Gathering with a few of my running buddies this morning I was reminded that I am tapering. Say WHAT? How in the heck is it possible that The Oregon Marathon is already just 7 days away?!


I’ve been so busy with the whirlwind of the start of a new school year, coaching cross-country, my children’s activities, the daily grind of laundry (and yes, I still feel like I’m being eaten alive by laundry!) and household management, etc., that I really hadn’t given much thought to the process of tapering for my upcoming marathon.

I guess if I were going to get technical, I’ve been tapering for a couple of weeks now.

My last long run, 20 miles, was three weeks ago. My original plan was to run another long one last weekend but the days were so full with activities and family fun that I didn’t do it. I didn’t feel bad about it either!

At any rate, I’m starting to embrace this whole taper thing and beginning to really mentally prepare for my race one week from today. While my calendar is still quite full, I’m blocking out time throughout the week to make sure I’m getting a little more rest and downtime. As I wrote before the Vancouver Marathon in June, here, my diet doesn’t change much but I will be introducing a few more high-carb meals to my routine mid-week. Of course, hydrating like a crazy lady will be a top priority, especially with the little heat wave we are currently having in the Pacific Northwest (it is predicted to hit 95 degrees today!).

Most important, I’m going to try really, really hard to not stress about what I hope/want to happen. There is a super slim chance, and I mean SUPER SLIM CHANCE, that if I PR that day, I might be able to make it into the third wave of entries for the Boston Marathon before it closes that evening. If you aren’t familiar with the registration process, this is how it works:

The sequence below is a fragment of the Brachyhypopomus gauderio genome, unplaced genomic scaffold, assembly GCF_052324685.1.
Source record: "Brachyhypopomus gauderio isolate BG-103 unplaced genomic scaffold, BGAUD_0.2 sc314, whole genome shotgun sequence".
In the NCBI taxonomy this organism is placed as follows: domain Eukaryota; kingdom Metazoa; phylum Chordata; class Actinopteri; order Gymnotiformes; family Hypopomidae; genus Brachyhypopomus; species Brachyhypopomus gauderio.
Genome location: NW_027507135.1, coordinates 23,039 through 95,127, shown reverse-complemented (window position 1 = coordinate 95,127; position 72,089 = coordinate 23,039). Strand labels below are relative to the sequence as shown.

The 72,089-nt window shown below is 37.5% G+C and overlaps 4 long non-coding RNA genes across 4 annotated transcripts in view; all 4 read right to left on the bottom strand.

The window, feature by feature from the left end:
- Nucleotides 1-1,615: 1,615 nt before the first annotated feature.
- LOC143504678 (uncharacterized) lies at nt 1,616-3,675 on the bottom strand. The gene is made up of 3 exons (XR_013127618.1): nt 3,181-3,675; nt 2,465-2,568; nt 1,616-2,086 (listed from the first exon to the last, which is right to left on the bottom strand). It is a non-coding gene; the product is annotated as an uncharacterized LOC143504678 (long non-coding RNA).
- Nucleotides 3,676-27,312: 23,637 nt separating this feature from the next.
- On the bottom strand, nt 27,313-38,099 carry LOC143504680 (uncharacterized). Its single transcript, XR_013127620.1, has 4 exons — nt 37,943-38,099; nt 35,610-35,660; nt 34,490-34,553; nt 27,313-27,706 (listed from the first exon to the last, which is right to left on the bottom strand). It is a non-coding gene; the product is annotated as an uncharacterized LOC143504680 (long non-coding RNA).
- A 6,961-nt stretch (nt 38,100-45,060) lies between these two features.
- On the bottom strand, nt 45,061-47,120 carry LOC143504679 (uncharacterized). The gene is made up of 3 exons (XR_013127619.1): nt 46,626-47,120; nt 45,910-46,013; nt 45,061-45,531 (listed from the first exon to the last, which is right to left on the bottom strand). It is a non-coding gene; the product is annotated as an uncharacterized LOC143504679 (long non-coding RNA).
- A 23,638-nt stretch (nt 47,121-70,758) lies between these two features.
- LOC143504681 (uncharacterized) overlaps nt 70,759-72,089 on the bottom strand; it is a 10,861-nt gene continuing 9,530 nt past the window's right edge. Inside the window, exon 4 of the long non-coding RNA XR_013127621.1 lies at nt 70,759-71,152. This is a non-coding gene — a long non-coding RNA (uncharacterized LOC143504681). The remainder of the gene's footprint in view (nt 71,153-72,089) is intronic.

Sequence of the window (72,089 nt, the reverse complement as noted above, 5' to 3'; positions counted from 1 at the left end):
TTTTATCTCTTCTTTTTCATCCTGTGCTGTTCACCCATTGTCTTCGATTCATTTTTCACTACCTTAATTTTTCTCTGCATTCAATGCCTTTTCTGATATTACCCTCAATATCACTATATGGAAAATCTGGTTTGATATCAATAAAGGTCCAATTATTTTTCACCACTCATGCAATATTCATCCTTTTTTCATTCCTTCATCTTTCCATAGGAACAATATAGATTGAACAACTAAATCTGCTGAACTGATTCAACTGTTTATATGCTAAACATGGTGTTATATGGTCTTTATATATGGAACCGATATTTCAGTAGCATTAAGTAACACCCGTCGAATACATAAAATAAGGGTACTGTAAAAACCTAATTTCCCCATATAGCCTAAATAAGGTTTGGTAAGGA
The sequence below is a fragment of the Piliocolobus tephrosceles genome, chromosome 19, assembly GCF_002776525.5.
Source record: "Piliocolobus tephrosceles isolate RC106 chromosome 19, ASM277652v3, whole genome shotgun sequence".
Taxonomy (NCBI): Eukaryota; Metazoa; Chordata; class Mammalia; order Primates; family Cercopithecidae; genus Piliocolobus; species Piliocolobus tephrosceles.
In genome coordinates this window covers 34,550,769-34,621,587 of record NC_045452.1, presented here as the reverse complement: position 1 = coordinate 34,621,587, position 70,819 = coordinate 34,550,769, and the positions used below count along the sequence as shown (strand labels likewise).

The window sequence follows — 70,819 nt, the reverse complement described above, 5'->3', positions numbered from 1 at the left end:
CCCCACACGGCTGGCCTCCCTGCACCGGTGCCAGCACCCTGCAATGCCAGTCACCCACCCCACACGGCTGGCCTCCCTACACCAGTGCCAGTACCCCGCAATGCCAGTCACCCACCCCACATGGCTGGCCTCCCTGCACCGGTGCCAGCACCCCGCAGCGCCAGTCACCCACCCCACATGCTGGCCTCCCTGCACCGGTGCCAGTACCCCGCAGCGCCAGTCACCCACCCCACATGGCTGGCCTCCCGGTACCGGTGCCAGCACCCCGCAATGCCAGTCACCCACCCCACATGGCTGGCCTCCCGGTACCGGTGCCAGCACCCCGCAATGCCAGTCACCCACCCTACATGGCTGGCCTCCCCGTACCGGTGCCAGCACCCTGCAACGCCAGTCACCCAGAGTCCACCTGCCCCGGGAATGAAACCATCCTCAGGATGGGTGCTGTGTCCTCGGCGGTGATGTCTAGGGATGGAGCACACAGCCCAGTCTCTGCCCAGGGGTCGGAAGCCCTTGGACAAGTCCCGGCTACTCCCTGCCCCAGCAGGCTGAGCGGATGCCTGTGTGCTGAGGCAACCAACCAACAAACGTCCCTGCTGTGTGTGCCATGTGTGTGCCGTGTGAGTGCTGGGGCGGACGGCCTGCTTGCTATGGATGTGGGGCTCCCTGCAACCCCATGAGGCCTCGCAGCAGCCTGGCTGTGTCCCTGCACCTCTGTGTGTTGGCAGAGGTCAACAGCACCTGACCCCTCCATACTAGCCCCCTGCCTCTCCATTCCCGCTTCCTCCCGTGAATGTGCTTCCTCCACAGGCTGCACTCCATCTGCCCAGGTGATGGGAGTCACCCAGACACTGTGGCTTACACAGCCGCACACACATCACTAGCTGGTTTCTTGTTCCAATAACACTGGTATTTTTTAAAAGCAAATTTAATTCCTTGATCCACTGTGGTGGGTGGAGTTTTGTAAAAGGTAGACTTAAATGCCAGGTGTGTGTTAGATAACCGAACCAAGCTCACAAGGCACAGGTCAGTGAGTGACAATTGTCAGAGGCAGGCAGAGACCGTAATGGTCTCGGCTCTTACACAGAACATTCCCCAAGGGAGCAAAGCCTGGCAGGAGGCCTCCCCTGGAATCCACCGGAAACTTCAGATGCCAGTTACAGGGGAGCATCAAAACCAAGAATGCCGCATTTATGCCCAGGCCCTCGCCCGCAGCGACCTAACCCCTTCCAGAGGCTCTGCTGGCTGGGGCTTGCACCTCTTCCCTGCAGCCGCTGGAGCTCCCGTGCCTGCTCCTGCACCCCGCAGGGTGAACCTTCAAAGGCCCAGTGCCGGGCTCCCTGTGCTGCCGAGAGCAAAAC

General registration for the 2015 Boston Marathon will open on Monday, September 8, 2014 at 10:00AM (ET) for those Qualifiers who have met the qualifying standard by 20 minutes, 00 seconds or faster.

  • If space remains, then registration will open on Wednesday, September 10, 2014 at 10:00AM (ET) for Qualifiers who have met the qualifying standard by 10 minutes, 00 seconds or faster.
  • If space remains, then registration will open on Friday, September 12, 2014 at 10:00AM (ET) for Qualifiers who have met the qualifying standard by 5 minutes, 00 seconds or faster.
  • Registration will close on Saturday, September 13, 2014 at 10:00PM (ET).
  • If space remains, then registration will re-open on Monday, September 15, 2014 at 10:00AM (ET) through Wednesday, September 17, 2014 at 5:00PM (ET) for all Qualifiers who have met the qualifying standard.
  • If space remains after this initial two-week period, then on Monday, September 22, 2014 at 10:00AM (ET) registration will re-open to anyone who meets the qualifying standards on a first come, first served basis. At that point, registration will remain open until the maximum field size is reached.

(Information taken from the Boston Athletics Association website: www.baa.org.)

If I don’t PR… well, I will just have to hope that there are still opening available on September 15th and be grateful that I qualified in the first place. (Which I totally am!!!)

Anyway, as of today, right now as I write this, there are still 16 entries available for The Oregon Marathon! If you’ve been waiting to register, wait no longer. If running alone doesn’t entice you, the race boasts access to Mt. Angel’s famous Oktoberfest (BEER!!!), where the event starts and finishes.  I’ve heard there is wine too! ; ) You can register here.